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Python dictionary, keep keys/values in same order as declared

I'm going through some exercises on code academy when I noticed the dictionaries I was creating inside my python interpreter were coming back with unexpected results.

I'm using python2.7 and when I enter:

>>> dict_a = {'x':9, 'y':10, 'z':20}

And I call it:

>>> dict_a
{'y':10, 'x':9, 'z':20}

So I put in:

>>> dict_b = {'a':1, 'b':2, 'c':3}
>>> dict_b
{'a':1, 'c':3, 'b':2}

I'm thinking I've missed something basic here but, after doing some searching I don't know what? If someone could help explain why this is happening, it would be very much appreciated.

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marked as duplicate by Wooble, nneonneo, Emil Vikström, Adriano Repetti, Tichodroma Oct 14 '12 at 8:46

This question has been asked before and already has an answer. If those answers do not fully address your question, please ask a new question.

2 Answers 2

up vote 10 down vote accepted

Dictionaries are unsorted. The order they display in is due to internal logic, and won't correspond to the order you define them in. However, since you don't access a dictionary by order but by key, this rarely matters.

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5  
In the rare case it does matter, there is collections.OrderedDict. –  Lattyware Oct 11 '12 at 10:53
    
@Lattyware I'm going to see if I can import collections into the sites interpreter because right now looping through the keys is not returning the correct results. The site has been buggy though. Thanks everyone else for the quick replies :) –  tijko Oct 11 '12 at 10:58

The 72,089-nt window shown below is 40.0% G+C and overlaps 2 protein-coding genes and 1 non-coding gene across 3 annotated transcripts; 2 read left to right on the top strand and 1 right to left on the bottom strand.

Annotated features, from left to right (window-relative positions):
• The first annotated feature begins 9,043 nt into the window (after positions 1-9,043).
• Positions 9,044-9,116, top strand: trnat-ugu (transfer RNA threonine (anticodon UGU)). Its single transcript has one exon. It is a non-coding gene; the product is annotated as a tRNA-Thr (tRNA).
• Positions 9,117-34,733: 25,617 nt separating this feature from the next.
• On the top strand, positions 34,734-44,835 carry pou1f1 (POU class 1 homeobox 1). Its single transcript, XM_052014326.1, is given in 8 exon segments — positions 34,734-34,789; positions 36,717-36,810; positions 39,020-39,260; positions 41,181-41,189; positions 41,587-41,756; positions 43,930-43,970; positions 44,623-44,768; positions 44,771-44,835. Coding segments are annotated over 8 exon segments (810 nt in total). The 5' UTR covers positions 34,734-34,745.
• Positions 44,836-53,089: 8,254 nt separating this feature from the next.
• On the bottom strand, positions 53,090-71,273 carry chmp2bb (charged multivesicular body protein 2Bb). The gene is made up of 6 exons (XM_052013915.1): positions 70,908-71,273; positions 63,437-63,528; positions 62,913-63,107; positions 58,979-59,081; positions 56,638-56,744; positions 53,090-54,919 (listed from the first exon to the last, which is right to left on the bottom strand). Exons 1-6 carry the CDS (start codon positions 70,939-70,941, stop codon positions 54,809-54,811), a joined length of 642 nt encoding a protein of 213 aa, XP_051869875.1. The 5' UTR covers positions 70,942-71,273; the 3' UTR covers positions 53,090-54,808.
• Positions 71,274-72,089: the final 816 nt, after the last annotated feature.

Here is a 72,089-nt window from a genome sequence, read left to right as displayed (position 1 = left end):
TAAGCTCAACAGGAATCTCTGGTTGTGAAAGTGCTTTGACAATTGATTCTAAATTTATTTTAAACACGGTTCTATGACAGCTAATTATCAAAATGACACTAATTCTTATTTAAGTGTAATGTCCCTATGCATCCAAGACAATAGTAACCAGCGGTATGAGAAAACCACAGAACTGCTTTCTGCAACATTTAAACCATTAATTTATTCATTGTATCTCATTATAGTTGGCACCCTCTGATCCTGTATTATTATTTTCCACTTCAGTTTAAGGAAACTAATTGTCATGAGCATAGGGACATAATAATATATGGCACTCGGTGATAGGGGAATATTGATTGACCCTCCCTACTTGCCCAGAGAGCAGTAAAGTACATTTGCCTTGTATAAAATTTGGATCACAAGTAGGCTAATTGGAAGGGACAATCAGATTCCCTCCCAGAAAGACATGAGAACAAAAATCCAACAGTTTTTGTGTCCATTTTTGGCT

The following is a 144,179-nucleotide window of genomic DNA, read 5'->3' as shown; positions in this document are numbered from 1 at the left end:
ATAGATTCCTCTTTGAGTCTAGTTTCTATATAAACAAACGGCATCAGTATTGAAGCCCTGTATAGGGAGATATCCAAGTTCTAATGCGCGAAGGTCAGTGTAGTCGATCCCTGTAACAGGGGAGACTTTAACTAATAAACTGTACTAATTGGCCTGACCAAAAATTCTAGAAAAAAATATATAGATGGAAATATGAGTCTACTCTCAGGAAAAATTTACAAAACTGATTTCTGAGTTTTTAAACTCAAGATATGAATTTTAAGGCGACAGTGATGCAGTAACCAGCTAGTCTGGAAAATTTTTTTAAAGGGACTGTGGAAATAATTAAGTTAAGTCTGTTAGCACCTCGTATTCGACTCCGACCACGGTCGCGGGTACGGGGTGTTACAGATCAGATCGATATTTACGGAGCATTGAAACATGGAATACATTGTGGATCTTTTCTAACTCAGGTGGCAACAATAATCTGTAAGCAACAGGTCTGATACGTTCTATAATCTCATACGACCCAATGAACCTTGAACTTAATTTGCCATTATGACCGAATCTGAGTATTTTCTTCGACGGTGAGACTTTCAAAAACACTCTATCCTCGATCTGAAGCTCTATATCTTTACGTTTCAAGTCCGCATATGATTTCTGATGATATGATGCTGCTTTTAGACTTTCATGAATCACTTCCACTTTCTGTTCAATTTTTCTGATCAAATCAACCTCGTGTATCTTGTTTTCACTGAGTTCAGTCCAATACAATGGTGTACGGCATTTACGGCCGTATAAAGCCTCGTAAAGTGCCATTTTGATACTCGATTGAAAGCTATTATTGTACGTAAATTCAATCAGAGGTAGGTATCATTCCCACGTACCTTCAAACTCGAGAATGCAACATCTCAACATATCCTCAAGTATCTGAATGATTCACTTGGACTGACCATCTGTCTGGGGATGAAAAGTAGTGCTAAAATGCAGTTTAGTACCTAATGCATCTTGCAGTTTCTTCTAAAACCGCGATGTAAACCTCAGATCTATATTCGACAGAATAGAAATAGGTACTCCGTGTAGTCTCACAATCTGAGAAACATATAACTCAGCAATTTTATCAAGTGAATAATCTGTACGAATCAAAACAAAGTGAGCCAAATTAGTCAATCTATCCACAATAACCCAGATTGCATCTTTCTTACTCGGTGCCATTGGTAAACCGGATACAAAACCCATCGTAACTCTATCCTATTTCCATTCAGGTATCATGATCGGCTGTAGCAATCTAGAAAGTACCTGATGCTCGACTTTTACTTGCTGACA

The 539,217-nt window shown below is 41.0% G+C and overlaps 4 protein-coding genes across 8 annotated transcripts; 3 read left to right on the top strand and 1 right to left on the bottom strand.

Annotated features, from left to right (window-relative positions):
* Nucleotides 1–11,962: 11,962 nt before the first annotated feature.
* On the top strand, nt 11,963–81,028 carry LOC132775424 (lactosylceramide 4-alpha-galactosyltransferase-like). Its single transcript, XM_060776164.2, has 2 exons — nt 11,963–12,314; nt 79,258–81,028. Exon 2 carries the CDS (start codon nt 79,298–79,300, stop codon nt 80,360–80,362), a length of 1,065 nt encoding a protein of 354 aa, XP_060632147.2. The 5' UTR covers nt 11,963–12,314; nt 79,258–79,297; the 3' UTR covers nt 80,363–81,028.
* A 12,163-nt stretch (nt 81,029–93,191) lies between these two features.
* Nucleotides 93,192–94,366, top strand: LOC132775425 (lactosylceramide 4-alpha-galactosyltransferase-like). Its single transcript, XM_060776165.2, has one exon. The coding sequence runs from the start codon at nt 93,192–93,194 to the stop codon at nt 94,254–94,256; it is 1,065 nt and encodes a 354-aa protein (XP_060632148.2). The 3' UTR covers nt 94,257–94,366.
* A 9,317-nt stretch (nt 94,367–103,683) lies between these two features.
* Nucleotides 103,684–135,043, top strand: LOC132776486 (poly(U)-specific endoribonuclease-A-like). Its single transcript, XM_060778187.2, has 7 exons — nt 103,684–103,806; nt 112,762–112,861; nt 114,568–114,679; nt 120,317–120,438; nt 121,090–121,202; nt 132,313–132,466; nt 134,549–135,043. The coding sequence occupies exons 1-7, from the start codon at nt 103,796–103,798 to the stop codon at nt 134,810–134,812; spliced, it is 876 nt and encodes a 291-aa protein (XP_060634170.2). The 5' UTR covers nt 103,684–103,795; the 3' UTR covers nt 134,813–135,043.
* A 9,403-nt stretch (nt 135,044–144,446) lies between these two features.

@Daniel Roseman I've probably have been over this before but, it didn't matter much because as you said I would normally just call on the dictionary by key. It seems that order is making the difference here but, as I said in my comment above the site has had its problems, thanks :) –  tijko Oct 11 '12 at 11:01
1  
Not just unsorted, un-ordered. A list is ordered but not sorted. A dictionary is neither. –  delnan Oct 11 '12 at 11:25
2  
@tijko Basically, with an ordered collection you can rely on some ordering of the elements. With lists, the order is explicitly controlled by how you add and remove elements. With OrderedDict, the order is (discounting a rarely-used method) controlled by when a key was first seen. Sorted is a stronger statement meaning that the collection is not only ordered, but ordered by sorting the elements. We have few examples of sorted collections in Python, but the bisect module maintains a sorted list. In other languages, sets and dicts based on trees are common, and those are sorted. –  delnan Oct 11 '12 at 11:52

This is a normal behaviour, the dictionary does not have an inherent internal order, so it is perfectly fine.

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